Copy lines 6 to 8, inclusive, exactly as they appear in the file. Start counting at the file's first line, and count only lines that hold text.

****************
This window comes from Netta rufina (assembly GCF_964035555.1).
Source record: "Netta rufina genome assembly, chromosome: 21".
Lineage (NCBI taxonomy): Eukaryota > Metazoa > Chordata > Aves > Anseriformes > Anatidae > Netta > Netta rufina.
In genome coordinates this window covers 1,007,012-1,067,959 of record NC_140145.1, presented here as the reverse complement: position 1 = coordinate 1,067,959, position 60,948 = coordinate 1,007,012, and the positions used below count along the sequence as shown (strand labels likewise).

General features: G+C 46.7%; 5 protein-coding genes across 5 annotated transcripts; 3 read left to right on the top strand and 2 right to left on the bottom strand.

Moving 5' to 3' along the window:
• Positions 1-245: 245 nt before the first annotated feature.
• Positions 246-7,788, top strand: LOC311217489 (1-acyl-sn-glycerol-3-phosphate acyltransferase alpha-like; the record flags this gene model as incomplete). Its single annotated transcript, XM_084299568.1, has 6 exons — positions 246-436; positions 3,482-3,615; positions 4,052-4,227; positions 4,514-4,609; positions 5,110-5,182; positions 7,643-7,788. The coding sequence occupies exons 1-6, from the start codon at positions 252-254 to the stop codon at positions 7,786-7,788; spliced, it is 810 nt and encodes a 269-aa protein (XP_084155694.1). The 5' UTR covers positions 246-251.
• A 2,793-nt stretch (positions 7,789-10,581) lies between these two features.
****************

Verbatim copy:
Moving 5' to 3' along the window:
• Positions 1-245: 245 nt before the first annotated feature.
• Positions 246-7,788, top strand: LOC311217489 (1-acyl-sn-glycerol-3-phosphate acyltransferase alpha-like; the record flags this gene model as incomplete). Its single annotated transcript, XM_084299568.1, has 6 exons — positions 246-436; positions 3,482-3,615; positions 4,052-4,227; positions 4,514-4,609; positions 5,110-5,182; positions 7,643-7,788. The coding sequence occupies exons 1-6, from the start codon at positions 252-254 to the stop codon at positions 7,786-7,788; spliced, it is 810 nt and encodes a 269-aa protein (XP_084155694.1). The 5' UTR covers positions 246-251.